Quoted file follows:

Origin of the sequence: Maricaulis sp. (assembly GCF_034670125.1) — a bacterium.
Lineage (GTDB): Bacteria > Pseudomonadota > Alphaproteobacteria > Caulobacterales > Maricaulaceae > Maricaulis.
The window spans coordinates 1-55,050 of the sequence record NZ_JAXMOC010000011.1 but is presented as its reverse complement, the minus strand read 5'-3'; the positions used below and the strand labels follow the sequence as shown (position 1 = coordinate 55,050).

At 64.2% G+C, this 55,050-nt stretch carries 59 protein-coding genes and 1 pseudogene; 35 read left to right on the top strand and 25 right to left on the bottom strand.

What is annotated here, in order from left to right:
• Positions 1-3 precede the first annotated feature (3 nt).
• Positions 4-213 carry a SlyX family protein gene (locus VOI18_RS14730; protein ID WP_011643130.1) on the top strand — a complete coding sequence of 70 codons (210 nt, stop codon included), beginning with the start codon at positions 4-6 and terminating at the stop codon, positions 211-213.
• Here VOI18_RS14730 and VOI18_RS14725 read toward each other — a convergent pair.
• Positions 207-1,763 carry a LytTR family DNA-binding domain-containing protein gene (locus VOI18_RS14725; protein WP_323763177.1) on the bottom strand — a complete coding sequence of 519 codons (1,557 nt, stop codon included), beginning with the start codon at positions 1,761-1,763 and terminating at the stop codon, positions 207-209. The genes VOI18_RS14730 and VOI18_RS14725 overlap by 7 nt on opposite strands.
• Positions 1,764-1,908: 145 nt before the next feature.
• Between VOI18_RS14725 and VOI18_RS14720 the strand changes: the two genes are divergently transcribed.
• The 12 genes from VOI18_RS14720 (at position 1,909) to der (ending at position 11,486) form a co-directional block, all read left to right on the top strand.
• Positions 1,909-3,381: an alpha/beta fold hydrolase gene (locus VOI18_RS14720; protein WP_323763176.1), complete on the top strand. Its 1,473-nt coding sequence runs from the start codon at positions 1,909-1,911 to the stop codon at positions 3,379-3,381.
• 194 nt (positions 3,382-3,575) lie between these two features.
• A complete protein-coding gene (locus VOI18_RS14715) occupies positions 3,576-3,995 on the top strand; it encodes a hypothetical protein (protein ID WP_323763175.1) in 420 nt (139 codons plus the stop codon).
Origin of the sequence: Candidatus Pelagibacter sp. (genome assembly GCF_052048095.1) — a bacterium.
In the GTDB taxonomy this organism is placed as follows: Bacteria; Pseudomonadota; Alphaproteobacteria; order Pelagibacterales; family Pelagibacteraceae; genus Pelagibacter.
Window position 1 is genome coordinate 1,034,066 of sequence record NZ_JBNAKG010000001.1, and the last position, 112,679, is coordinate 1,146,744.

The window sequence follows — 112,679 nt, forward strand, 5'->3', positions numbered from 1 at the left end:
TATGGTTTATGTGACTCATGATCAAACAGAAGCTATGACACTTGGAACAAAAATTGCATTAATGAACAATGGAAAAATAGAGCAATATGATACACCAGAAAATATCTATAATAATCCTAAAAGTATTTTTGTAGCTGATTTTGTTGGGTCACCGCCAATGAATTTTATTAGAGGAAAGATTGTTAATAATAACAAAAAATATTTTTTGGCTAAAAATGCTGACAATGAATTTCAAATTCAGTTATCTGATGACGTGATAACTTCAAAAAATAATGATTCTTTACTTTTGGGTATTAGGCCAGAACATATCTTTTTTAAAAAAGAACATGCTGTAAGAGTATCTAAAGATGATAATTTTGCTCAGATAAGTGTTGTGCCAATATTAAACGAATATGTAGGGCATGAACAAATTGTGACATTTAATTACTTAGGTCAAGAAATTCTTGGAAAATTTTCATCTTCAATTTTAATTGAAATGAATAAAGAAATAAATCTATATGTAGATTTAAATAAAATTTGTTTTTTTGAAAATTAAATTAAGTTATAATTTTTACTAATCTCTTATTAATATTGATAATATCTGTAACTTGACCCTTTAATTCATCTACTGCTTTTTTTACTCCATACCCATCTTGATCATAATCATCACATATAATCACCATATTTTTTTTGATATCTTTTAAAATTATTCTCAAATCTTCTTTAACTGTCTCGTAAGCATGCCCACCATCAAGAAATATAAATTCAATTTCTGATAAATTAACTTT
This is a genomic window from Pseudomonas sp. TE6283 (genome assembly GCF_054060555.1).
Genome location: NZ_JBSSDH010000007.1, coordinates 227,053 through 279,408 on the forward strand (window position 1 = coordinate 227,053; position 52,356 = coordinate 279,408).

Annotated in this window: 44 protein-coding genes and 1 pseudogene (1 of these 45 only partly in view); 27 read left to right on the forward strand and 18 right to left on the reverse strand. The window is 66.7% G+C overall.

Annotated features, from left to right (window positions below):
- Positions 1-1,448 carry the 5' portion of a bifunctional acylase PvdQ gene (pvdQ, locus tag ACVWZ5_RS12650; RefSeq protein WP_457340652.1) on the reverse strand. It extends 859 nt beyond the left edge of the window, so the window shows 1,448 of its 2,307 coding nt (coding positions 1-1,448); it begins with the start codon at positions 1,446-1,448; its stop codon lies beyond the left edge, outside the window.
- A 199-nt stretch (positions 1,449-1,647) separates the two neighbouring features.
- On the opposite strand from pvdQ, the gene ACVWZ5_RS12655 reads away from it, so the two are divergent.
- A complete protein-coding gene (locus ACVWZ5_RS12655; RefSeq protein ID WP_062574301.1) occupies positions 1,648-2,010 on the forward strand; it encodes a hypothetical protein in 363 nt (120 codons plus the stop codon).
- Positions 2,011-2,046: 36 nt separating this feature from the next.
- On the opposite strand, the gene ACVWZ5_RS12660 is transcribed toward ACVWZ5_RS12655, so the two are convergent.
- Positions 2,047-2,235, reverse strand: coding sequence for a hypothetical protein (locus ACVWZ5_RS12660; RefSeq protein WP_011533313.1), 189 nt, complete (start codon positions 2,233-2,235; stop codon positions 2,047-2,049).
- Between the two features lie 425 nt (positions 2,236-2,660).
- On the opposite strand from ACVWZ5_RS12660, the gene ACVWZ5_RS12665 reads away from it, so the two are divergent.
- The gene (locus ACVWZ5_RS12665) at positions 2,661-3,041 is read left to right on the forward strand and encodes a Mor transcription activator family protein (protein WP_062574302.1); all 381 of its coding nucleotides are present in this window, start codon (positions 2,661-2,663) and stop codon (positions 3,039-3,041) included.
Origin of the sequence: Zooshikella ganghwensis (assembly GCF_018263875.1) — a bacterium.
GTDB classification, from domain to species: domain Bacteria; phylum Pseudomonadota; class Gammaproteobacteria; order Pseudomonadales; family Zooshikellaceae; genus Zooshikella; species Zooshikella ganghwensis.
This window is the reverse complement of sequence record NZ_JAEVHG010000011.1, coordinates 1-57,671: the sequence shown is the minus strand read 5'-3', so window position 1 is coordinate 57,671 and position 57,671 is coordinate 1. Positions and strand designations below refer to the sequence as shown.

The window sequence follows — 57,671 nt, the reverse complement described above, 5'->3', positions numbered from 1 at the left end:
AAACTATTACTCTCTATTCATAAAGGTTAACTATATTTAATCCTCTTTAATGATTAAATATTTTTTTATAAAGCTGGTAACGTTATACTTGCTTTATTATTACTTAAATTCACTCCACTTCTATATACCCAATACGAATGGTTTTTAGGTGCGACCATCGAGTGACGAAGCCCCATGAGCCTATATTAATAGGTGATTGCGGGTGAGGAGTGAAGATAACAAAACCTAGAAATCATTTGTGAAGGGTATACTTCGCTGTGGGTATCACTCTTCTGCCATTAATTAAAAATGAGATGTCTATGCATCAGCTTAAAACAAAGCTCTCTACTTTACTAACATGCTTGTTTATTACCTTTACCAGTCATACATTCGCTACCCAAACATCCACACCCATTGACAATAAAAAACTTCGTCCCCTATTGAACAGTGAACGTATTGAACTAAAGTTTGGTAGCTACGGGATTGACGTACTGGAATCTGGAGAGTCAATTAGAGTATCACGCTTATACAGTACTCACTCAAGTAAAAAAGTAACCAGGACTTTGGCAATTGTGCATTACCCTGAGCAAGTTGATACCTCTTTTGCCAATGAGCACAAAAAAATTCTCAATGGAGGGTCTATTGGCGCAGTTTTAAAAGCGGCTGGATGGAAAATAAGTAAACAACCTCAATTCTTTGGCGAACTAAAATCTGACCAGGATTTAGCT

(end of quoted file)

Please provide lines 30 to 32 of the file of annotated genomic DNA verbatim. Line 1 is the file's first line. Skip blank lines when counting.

- On the opposite strand, the gene ACVWZ5_RS12660 is transcribed toward ACVWZ5_RS12655, so the two are convergent.
- Positions 2,047-2,235, reverse strand: coding sequence for a hypothetical protein (locus ACVWZ5_RS12660; RefSeq protein WP_011533313.1), 189 nt, complete (start codon positions 2,233-2,235; stop codon positions 2,047-2,049).
- Between the two features lie 425 nt (positions 2,236-2,660).